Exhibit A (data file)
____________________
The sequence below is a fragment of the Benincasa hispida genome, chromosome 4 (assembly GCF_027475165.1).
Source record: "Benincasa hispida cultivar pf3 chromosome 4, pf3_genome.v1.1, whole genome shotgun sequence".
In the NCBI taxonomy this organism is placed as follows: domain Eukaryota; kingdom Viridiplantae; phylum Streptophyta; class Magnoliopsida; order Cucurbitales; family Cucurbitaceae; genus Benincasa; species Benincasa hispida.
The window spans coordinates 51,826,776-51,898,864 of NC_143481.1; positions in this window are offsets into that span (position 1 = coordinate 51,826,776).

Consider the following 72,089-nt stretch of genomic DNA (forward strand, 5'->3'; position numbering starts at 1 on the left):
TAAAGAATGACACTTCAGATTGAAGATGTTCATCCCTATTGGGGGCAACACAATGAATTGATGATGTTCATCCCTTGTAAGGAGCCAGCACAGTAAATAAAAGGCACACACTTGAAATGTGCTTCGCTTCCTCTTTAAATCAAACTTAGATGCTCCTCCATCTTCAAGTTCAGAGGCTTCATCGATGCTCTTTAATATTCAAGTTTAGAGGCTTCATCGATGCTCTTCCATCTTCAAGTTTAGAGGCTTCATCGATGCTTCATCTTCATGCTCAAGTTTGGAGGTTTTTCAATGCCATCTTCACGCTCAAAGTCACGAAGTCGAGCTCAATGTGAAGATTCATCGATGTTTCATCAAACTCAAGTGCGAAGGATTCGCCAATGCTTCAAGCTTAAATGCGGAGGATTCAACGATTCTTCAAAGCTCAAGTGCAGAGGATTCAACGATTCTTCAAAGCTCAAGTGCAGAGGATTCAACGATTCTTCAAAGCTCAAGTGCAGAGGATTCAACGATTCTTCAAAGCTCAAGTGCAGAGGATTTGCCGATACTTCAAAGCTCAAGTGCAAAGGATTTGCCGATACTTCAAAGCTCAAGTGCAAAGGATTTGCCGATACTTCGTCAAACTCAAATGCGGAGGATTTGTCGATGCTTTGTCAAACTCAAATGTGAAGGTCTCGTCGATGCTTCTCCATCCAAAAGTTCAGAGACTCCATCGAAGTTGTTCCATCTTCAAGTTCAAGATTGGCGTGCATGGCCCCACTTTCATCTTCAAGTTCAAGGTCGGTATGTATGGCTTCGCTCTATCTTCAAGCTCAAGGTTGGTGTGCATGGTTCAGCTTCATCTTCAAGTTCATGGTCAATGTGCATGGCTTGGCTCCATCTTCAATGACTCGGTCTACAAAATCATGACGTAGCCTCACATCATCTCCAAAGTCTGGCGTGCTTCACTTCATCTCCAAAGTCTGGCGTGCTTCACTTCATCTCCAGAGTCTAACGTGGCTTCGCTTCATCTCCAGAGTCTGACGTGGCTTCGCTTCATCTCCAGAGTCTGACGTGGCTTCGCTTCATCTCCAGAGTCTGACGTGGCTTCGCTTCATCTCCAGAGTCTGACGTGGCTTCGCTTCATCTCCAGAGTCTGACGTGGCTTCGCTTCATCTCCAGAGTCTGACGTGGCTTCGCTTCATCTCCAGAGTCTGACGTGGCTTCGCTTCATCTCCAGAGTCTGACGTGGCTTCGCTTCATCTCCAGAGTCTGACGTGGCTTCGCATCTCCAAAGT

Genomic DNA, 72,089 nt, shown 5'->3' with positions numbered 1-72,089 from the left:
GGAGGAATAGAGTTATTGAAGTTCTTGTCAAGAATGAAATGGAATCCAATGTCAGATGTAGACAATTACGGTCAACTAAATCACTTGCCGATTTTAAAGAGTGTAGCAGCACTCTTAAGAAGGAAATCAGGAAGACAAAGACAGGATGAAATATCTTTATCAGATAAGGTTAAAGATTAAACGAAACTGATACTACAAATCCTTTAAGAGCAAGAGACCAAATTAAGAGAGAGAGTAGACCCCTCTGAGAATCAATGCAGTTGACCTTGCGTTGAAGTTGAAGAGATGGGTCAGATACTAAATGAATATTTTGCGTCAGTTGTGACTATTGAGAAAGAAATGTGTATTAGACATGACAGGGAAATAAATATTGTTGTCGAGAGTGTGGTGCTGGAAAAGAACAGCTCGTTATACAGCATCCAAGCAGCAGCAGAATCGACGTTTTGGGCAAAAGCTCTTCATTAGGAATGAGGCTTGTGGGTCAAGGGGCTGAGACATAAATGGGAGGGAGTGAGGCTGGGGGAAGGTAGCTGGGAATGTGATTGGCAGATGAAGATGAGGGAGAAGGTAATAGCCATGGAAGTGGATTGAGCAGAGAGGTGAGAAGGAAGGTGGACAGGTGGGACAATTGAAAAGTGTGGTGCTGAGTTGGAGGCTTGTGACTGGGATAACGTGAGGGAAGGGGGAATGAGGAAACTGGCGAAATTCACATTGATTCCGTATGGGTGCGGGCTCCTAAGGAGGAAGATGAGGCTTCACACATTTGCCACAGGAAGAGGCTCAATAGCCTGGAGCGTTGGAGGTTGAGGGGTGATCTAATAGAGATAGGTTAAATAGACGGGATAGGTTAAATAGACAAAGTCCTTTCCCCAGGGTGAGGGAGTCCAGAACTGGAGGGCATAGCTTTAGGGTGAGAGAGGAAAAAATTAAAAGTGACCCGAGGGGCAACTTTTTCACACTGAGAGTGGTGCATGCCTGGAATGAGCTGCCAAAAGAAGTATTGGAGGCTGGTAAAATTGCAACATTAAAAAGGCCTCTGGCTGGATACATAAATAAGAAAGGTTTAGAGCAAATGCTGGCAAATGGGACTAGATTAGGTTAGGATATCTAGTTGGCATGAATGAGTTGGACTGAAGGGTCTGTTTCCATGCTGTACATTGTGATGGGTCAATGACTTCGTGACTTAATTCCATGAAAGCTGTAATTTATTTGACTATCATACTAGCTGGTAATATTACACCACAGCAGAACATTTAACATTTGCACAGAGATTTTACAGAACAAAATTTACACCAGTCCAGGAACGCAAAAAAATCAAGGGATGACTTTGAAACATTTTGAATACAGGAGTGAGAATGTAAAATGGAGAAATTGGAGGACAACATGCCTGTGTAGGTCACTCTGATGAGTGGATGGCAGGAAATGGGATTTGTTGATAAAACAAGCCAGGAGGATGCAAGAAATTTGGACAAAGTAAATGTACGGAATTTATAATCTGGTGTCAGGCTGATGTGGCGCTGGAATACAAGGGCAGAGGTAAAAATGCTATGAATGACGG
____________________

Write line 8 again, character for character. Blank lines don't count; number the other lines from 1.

GGAGGAATAGAGTTATTGAAGTTCTTGTCAAGAATGAAATGGAATCCAATGTCAGATGTAGACAATTACGGTCAACTAAATCACTTGCCGATTTTAAAGAGTGTAGCAGCACTCTTAAGAAGGAAATCAGGAAGACAAAGACAGGATGAAATATCTTTATCAGATAAGGTTAAAGATTAAACGAAACTGATACTACAAATCCTTTAAGAGCAAGAGACCAAATTAAGAGAGAGAGTAGACCCCTCTGAGAATCAATGCAGTTGACCTTGCGTTGAAGTTGAAGAGATGGGTCAGATACTAAATGAATATTTTGCGTCAGTTGTGACTATTGAGAAAGAAATGTGTATTAGACATGACAGGGAAATAAATATTGTTGTCGAGAGTGTGGTGCTGGAAAAGAACAGCTCGTTATACAGCATCCAAGCAGCAGCAGAATCGACGTTTTGGGCAAAAGCTCTTCATTAGGAATGAGGCTTGTGGGTCAAGGGGCTGAGACATAAATGGGAGGGAGTGAGGCTGGGGGAAGGTAGCTGGGAATGTGATTGGCAGATGAAGATGAGGGAGAAGGTAATAGCCATGGAAGTGGATTGAGCAGAGAGGTGAGAAGGAAGGTGGACAGGTGGGACAATTGAAAAGTGTGGTGCTGAGTTGGAGGCTTGTGACTGGGATAACGTGAGGGAAGGGGGAATGAGGAAACTGGCGAAATTCACATTGATTCCGTATGGGTGCGGGCTCCTAAGGAGGAAGATGAGGCTTCACACATTTGCCACAGGAAGAGGCTCAATAGCCTGGAGCGTTGGAGGTTGAGGGGTGATCTAATAGAGATAGGTTAAATAGACGGGATAGGTTAAATAGACAAAGTCCTTTCCCCAGGGTGAGGGAGTCCAGAACTGGAGGGCATAGCTTTAGGGTGAGAGAGGAAAAAATTAAAAGTGACCCGAGGGGCAACTTTTTCACACTGAGAGTGGTGCATGCCTGGAATGAGCTGCCAAAAGAAGTATTGGAGGCTGGTAAAATTGCAACATTAAAAAGGCCTCTGGCTGGATACATAAATAAGAAAGGTTTAGAGCAAATGCTGGCAAATGGGACTAGATTAGGTTAGGATATCTAGTTGGCATGAATGAGTTGGACTGAAGGGTCTGTTTCCATGCTGTACATTGTGATGGGTCAATGACTTCGTGACTTAATTCCATGAAAGCTGTAATTTATTTGACTATCATACTAGCTGGTAATATTACACCACAGCAGAACATTTAACATTTGCACAGAGATTTTACAGAACAAAATTTACACCAGTCCAGGAACGCAAAAAAATCAAGGGATGACTTTGAAACATTTTGAATACAGGAGTGAGAATGTAAAATGGAGAAATTGGAGGACAACATGCCTGTGTAGGTCACTCTGATGAGTGGATGGCAGGAAATGGGATTTGTTGATAAAACAAGCCAGGAGGATGCAAGAAATTTGGACAAAGTAAATGTACGGAATTTATAATCTGGTGTCAGGCTGATGTGGCGCTGGAATACAAGGGCAGAGGTAAAAATGCTATGAATGACGG